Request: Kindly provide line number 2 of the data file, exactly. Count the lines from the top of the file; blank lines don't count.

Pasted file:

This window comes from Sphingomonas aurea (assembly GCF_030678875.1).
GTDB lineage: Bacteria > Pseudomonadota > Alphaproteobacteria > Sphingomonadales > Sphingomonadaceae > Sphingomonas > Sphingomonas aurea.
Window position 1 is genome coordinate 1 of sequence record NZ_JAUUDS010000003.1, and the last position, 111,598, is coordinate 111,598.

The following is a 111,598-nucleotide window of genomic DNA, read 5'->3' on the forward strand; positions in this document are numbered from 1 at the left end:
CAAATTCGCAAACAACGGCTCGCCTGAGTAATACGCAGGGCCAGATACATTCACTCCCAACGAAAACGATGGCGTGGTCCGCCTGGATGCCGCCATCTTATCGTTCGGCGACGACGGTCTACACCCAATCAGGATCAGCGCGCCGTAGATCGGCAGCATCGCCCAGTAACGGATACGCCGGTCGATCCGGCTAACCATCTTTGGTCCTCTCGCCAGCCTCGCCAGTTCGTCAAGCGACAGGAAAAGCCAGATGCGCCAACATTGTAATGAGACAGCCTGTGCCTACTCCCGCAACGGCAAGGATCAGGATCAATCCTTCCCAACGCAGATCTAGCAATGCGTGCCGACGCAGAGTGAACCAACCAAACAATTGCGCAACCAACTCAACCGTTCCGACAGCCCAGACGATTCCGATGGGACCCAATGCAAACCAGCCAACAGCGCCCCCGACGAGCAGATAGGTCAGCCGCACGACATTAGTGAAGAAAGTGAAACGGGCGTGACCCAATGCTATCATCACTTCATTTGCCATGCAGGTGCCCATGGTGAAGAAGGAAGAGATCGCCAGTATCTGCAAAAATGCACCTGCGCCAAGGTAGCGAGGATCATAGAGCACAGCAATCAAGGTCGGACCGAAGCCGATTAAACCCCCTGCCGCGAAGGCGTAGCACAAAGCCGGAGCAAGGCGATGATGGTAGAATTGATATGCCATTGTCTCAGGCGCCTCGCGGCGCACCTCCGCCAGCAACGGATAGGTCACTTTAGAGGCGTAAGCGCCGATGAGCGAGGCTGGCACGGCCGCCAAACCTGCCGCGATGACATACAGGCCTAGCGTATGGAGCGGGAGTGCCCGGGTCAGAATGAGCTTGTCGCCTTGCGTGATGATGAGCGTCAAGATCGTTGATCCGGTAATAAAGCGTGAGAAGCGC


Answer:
GTDB lineage: Bacteria > Pseudomonadota > Alphaproteobacteria > Sphingomonadales > Sphingomonadaceae > Sphingomonas > Sphingomonas aurea.